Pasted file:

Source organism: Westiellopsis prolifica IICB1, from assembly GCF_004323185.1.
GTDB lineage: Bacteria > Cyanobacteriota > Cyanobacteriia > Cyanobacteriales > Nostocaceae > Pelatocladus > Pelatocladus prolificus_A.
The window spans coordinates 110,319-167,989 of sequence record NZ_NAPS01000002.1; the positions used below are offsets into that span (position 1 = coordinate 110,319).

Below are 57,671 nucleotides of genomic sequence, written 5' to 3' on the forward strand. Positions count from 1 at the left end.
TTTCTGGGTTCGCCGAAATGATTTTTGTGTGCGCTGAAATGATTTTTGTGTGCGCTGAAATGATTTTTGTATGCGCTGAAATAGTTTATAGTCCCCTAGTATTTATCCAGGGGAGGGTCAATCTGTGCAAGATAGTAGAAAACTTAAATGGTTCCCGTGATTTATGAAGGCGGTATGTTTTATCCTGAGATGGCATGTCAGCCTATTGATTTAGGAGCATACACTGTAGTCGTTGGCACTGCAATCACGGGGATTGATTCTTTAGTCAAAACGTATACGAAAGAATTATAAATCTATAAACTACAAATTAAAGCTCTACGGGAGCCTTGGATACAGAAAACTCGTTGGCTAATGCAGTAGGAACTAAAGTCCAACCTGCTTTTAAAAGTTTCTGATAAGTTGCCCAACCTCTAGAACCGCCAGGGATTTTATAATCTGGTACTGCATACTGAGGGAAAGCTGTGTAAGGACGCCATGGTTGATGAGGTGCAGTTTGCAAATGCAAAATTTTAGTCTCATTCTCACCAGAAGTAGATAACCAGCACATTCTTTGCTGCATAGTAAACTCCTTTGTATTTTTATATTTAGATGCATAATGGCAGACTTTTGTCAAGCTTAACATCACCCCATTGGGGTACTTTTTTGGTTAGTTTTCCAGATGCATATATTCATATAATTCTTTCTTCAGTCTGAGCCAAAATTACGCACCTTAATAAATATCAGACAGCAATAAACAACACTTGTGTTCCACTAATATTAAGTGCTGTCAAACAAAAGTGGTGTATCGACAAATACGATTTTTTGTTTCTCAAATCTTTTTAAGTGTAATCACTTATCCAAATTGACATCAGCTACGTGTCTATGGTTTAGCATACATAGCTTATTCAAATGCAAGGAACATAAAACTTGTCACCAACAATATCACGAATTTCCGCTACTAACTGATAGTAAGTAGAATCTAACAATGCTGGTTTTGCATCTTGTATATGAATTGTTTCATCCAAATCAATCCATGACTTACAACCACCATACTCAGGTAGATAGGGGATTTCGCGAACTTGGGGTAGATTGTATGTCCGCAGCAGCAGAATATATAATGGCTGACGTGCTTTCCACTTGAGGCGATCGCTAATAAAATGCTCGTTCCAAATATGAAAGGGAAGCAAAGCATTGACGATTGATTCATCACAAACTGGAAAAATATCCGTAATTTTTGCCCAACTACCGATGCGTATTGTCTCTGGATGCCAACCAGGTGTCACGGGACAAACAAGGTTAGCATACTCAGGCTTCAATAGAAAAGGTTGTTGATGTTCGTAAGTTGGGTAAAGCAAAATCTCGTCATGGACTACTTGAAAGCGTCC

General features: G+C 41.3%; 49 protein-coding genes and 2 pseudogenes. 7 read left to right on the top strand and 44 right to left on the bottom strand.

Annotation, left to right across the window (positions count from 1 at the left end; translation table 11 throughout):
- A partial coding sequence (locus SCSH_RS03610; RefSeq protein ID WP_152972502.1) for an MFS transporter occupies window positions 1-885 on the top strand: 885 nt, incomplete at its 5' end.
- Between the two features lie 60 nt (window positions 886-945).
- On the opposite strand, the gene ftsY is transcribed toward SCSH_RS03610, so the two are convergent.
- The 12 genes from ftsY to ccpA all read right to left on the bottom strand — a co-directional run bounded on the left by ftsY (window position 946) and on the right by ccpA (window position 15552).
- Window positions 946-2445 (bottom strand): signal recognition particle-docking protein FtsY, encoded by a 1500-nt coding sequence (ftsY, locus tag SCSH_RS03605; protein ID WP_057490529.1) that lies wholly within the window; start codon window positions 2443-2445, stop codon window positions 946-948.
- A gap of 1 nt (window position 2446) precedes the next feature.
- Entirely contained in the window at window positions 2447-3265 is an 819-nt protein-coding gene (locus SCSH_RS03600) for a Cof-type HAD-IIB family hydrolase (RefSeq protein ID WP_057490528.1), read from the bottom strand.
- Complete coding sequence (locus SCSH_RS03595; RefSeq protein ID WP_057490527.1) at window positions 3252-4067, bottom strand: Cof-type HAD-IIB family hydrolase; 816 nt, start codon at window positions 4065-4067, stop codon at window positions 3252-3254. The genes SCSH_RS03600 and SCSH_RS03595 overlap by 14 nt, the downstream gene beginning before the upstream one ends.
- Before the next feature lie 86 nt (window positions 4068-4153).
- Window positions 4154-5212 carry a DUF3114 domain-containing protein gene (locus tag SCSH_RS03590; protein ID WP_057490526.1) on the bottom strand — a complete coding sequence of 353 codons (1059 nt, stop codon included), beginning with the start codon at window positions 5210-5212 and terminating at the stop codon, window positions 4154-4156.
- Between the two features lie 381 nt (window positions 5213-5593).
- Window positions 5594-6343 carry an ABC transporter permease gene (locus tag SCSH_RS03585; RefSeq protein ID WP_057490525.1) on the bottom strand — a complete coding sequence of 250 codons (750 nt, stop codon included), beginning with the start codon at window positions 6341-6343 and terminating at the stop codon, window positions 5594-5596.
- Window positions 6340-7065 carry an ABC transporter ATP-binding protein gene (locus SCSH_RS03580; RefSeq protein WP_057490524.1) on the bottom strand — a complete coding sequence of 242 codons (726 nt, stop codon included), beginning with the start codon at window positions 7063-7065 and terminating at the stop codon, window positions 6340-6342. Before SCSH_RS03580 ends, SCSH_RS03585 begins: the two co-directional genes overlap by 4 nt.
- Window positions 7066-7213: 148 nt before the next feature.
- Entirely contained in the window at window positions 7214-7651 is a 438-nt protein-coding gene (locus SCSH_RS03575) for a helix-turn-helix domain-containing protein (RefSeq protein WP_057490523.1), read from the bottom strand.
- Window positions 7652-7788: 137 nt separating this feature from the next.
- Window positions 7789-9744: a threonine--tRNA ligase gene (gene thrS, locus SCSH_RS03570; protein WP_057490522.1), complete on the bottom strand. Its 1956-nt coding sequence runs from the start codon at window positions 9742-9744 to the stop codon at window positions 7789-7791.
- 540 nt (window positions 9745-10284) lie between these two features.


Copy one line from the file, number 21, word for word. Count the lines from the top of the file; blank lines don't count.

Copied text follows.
- Window positions 7066-7213: 148 nt before the next feature.